CW: addiction, depictions of cruelty towards those with mental illnesses
Profile Image for C.W..
130 reviews7 followers
August 6, 2022
4.5 🌟 This book came across my perusals in Audible. The premise sounded interesting and far from ordinary, and I wasn’t disappointed. Having Mary Jane Wells narrate was perfection. Her performance added much to the story (especially heroine’s personality). The time period wasn’t always clear and I would have liked more details there, but that’s being particular. It wasn’t an obstruction to my enjoyment of the book.
The characters and storyline worked perfectly with the greatness of Mary Jane Wells in what came to be an exceptionally entertaining book with memorable characters. I look forward to what this author has in store for future reads.
Profile Image for Cece.
238 reviews50 followers
April 9, 2021
The Duke Undone is exquisitely written, much darker in tone than its hot pink and floral cover would suggest, and reads like a combination of Evie Dunmore, Laura Kinsale, and popular fiction from the Victorian era. This mix worked well for me until the book’s fourth quarter, when its historical and psychological realism became too disparate from the melodrama. However, I was impressed by the quality of the prose, the affecting portrait of alcohol dependency, and the satisfying cross-class romance.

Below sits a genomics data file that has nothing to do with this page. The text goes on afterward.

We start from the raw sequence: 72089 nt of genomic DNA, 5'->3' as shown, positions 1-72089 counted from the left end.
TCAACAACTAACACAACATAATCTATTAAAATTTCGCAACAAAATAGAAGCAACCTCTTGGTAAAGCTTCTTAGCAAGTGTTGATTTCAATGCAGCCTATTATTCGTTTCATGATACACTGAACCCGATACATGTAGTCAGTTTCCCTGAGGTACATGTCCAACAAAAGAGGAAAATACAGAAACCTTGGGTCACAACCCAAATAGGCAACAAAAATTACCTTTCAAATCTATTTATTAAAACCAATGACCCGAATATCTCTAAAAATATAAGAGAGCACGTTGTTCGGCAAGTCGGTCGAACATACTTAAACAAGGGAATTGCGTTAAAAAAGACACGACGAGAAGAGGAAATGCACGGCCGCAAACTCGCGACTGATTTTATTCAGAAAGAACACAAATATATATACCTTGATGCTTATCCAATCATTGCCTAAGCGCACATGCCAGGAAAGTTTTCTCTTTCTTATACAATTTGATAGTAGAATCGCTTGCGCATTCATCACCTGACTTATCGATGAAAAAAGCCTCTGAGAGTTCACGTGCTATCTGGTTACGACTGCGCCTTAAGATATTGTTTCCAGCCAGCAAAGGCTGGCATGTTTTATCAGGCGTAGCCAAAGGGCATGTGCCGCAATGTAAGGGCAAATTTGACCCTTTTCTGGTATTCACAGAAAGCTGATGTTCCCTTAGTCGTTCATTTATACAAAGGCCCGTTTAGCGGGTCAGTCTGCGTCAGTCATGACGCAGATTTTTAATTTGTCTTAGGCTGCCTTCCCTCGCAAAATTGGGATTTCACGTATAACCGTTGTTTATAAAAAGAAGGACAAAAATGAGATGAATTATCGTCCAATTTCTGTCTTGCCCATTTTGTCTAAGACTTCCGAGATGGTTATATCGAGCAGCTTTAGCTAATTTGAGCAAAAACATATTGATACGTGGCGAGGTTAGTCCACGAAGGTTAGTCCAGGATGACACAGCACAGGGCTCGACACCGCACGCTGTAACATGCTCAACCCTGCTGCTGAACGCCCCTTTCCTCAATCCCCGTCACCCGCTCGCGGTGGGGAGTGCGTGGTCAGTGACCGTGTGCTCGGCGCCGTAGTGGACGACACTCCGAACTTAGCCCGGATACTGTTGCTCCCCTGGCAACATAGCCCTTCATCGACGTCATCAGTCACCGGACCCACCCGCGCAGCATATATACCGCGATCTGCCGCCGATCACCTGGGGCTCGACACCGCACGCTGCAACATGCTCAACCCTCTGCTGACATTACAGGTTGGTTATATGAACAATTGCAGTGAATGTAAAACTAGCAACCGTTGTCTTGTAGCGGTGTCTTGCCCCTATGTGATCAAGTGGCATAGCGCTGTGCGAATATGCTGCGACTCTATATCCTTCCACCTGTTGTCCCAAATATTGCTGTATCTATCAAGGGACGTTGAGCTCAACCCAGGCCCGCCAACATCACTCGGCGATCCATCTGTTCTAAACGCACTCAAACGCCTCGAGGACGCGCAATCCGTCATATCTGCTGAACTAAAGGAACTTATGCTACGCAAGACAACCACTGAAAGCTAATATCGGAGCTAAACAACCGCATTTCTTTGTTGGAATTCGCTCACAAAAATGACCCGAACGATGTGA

When working class art student Lucy Coover serendipitously crosses paths with an unconscious naked man, she can’t help but take a good long look. Yes, he’s beautiful, but more importantly, her prestigious art school has only recently begun accepting female students and continues to bar them from life drawing, which is a particular area of interest for her as an aspiring portraitist. Afterwards, unable to get the drunken man’s image out of her mind, she creates a painting that replicates his nude form, and in a time of financial desperation, arranges a discreet private sale of it to a lady of means. Unbeknownst to her, her subject isn’t an itinerant farmer or street tough, but the brand new Duke of Weston, Anthony Philby. When he learns of the painting from the wealthy woman’s husband, he’s understandably horrified and quickly locates Lucy to confront her. She apologizes and hands over all of the painting’s secondary material, although their magnetic connection isn’t over. When her tenement building is unfairly targeted for demolition by corrupt city officials, Lucy turns to Anthony for help and he agrees, if she assists him in searching for his missing sister, who disappeared from Lucy’s neighborhood.